Communication between Children and Birth Parents after Adoption
When birth parents give up their child for adoption, they sign away all parental rights and powers to the adoptive family promising to care for the child. Once the relinquishment affidavit and other waivers are properly completed and verified by the state, birth parents no longer have the power to influence how a child will be raised. However, some birth parents may still attempt to communicate with their children, which may or may not be permitted. Depending on the circumstances of the adoption, this sort of action may carry serious legal penalties.
When Is Communication Allowed?
Problems can arise with an adoption if the adopted child wants to communicate with their birth parents or the birth parents want to communicate with their child, but the adoptive parents don’t want this to occur. Legally, the birth parents are limited to being allowed to communicate only in the following situations:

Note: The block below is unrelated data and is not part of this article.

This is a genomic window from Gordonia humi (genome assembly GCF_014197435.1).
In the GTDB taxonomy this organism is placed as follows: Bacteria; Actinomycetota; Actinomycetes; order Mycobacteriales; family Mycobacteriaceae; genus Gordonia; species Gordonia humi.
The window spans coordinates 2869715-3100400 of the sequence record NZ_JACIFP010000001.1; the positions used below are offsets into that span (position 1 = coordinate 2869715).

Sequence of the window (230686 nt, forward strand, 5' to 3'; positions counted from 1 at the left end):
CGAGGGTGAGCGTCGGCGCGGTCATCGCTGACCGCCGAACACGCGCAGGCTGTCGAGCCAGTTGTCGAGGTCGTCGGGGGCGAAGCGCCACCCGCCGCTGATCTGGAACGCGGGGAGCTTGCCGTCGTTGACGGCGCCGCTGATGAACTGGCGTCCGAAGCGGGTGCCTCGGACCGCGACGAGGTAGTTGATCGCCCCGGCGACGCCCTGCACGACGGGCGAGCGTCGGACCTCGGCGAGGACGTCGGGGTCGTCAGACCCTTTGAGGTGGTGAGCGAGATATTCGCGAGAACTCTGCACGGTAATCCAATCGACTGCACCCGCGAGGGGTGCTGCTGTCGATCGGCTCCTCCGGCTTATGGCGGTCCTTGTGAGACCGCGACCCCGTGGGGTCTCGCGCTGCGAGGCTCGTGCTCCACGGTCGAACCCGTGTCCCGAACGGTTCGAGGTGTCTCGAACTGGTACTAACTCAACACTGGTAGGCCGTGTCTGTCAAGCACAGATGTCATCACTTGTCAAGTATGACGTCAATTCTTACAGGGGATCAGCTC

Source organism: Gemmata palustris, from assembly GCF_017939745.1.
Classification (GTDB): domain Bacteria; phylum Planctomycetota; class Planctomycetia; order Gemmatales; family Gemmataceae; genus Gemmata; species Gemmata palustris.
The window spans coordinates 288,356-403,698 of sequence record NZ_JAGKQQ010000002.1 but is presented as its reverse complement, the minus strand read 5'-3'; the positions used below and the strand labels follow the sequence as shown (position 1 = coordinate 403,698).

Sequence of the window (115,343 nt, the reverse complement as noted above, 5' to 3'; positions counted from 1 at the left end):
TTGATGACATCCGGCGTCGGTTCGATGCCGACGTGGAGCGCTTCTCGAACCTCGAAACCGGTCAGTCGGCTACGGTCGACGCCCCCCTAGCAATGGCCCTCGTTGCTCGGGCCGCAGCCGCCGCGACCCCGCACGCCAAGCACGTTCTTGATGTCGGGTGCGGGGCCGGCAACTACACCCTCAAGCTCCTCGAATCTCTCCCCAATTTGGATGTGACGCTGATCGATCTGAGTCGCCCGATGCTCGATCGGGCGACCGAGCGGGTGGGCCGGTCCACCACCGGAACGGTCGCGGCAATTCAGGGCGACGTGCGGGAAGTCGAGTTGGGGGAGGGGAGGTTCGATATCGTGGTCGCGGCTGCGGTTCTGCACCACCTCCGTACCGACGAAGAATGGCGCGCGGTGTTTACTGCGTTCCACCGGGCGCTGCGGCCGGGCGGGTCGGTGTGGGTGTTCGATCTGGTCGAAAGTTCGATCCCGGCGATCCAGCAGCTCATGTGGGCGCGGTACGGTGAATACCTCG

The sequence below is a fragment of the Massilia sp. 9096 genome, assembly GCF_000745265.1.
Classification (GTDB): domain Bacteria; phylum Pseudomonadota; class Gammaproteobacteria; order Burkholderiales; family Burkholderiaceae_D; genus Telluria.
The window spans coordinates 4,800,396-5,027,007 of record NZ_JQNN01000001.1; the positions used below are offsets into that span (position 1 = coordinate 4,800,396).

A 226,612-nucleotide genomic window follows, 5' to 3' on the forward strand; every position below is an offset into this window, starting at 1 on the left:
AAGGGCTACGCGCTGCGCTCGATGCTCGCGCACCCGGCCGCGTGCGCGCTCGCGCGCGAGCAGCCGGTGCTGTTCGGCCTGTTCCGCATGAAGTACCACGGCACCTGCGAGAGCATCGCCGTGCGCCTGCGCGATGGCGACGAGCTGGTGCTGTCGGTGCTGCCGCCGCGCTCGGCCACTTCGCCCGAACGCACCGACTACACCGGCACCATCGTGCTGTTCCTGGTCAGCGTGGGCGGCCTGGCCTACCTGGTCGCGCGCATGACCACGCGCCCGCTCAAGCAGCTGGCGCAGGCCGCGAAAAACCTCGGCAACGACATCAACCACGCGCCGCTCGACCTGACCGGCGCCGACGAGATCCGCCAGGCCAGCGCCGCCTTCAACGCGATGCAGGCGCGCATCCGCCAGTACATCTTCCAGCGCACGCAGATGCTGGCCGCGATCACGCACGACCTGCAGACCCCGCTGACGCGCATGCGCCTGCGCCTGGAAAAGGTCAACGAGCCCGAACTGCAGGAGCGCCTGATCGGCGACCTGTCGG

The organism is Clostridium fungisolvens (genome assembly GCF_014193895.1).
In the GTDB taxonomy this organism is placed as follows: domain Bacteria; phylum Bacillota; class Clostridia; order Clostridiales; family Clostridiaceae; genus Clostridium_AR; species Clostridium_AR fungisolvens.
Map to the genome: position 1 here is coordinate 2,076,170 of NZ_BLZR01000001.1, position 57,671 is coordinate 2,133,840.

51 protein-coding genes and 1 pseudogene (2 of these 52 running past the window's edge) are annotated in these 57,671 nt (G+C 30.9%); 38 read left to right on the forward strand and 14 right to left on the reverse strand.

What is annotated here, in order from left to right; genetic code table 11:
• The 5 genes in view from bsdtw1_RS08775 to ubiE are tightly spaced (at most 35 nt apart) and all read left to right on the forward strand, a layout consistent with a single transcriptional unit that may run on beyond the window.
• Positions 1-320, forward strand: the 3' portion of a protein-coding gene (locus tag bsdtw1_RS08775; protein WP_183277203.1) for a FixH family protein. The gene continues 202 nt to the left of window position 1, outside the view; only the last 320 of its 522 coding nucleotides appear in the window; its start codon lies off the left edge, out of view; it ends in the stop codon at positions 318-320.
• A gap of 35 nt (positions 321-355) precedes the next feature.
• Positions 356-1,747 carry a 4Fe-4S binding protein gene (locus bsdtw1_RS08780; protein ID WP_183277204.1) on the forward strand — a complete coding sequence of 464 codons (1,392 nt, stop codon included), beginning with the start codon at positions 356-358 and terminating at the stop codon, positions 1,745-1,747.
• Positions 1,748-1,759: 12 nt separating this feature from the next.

- Communication is permitted by the adoptive parents
- The child is allowed to reach out through a birth parent registry to communicate
- Communication rules are established through a trust agreement
- The child is 18-years-old, legally recognized as an adult
Trust agreements are explicit statements that lay a groundwork for communication between birth parents and adoptive parents. If these agreements, which may permit or forbid communication, are violated, there may be legal consequences for the party responsible for that wrongdoing.
If you’re looking for legal advice about what to do if you would like to enforce or contest a trust agreement, our team at the Law Office of Andrew A. Bestafka, Esq., can help you closely consider what legal options are available. To discuss these options in full detail with an experienced, qualified professional, call (732) 898-2378 today.